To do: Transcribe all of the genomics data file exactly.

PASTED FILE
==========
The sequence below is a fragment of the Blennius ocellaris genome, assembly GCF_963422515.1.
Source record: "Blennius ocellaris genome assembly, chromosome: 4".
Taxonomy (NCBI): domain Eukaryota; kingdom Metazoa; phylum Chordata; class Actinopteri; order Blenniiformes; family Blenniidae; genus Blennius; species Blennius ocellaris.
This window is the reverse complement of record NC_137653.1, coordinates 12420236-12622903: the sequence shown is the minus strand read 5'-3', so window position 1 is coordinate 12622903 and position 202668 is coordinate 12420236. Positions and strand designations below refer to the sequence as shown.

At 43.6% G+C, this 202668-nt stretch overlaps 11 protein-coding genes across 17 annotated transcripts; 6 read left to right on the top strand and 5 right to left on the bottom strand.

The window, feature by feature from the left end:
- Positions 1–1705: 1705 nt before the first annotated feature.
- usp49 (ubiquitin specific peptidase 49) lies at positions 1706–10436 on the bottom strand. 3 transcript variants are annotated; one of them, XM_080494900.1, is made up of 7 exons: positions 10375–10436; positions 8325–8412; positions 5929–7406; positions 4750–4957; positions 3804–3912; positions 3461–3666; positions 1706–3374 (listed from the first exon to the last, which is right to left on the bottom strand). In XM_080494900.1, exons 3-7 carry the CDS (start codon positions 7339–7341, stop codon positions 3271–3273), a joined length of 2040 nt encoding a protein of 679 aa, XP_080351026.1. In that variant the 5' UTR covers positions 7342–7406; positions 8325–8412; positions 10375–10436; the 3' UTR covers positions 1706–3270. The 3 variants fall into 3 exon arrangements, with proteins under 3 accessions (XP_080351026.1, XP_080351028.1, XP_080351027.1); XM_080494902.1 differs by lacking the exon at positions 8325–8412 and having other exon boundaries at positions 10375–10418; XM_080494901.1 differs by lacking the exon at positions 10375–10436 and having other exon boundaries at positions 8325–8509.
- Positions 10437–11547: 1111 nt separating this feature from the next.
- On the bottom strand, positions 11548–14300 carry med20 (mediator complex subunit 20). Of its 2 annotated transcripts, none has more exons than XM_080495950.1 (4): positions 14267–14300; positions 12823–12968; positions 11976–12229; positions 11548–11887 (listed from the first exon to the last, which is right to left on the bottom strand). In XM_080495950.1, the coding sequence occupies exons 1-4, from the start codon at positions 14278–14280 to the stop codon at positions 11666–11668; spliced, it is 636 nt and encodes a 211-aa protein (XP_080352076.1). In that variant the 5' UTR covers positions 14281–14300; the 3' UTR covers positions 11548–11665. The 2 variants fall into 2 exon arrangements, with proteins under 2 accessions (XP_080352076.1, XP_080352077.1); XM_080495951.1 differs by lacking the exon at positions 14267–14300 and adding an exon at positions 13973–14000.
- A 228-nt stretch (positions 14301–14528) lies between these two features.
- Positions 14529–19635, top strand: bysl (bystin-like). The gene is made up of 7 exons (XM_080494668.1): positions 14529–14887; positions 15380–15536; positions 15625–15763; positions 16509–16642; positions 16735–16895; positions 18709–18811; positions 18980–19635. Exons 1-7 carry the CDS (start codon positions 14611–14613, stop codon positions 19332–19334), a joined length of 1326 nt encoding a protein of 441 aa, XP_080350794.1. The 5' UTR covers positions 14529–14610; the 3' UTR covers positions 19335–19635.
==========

The sequence below is a fragment of the Blennius ocellaris genome, assembly GCF_963422515.1.
Source record: "Blennius ocellaris genome assembly, chromosome: 4".
Taxonomy (NCBI): domain Eukaryota; kingdom Metazoa; phylum Chordata; class Actinopteri; order Blenniiformes; family Blenniidae; genus Blennius; species Blennius ocellaris.
This window is the reverse complement of record NC_137653.1, coordinates 12420236-12622903: the sequence shown is the minus strand read 5'-3', so window position 1 is coordinate 12622903 and position 202668 is coordinate 12420236. Positions and strand designations below refer to the sequence as shown.

At 43.6% G+C, this 202668-nt stretch overlaps 11 protein-coding genes across 17 annotated transcripts; 6 read left to right on the top strand and 5 right to left on the bottom strand.

The window, feature by feature from the left end:
- Positions 1–1705: 1705 nt before the first annotated feature.
- usp49 (ubiquitin specific peptidase 49) lies at positions 1706–10436 on the bottom strand. 3 transcript variants are annotated; one of them, XM_080494900.1, is made up of 7 exons: positions 10375–10436; positions 8325–8412; positions 5929–7406; positions 4750–4957; positions 3804–3912; positions 3461–3666; positions 1706–3374 (listed from the first exon to the last, which is right to left on the bottom strand). In XM_080494900.1, exons 3-7 carry the CDS (start codon positions 7339–7341, stop codon positions 3271–3273), a joined length of 2040 nt encoding a protein of 679 aa, XP_080351026.1. In that variant the 5' UTR covers positions 7342–7406; positions 8325–8412; positions 10375–10436; the 3' UTR covers positions 1706–3270. The 3 variants fall into 3 exon arrangements, with proteins under 3 accessions (XP_080351026.1, XP_080351028.1, XP_080351027.1); XM_080494902.1 differs by lacking the exon at positions 8325–8412 and having other exon boundaries at positions 10375–10418; XM_080494901.1 differs by lacking the exon at positions 10375–10436 and having other exon boundaries at positions 8325–8509.
- Positions 10437–11547: 1111 nt separating this feature from the next.
- On the bottom strand, positions 11548–14300 carry med20 (mediator complex subunit 20). Of its 2 annotated transcripts, none has more exons than XM_080495950.1 (4): positions 14267–14300; positions 12823–12968; positions 11976–12229; positions 11548–11887 (listed from the first exon to the last, which is right to left on the bottom strand). In XM_080495950.1, the coding sequence occupies exons 1-4, from the start codon at positions 14278–14280 to the stop codon at positions 11666–11668; spliced, it is 636 nt and encodes a 211-aa protein (XP_080352076.1). In that variant the 5' UTR covers positions 14281–14300; the 3' UTR covers positions 11548–11665. The 2 variants fall into 2 exon arrangements, with proteins under 2 accessions (XP_080352076.1, XP_080352077.1); XM_080495951.1 differs by lacking the exon at positions 14267–14300 and adding an exon at positions 13973–14000.
- A 228-nt stretch (positions 14301–14528) lies between these two features.
- Positions 14529–19635, top strand: bysl (bystin-like). The gene is made up of 7 exons (XM_080494668.1): positions 14529–14887; positions 15380–15536; positions 15625–15763; positions 16509–16642; positions 16735–16895; positions 18709–18811; positions 18980–19635. Exons 1-7 carry the CDS (start codon positions 14611–14613, stop codon positions 19332–19334), a joined length of 1326 nt encoding a protein of 441 aa, XP_080350794.1. The 5' UTR covers positions 14529–14610; the 3' UTR covers positions 19335–19635.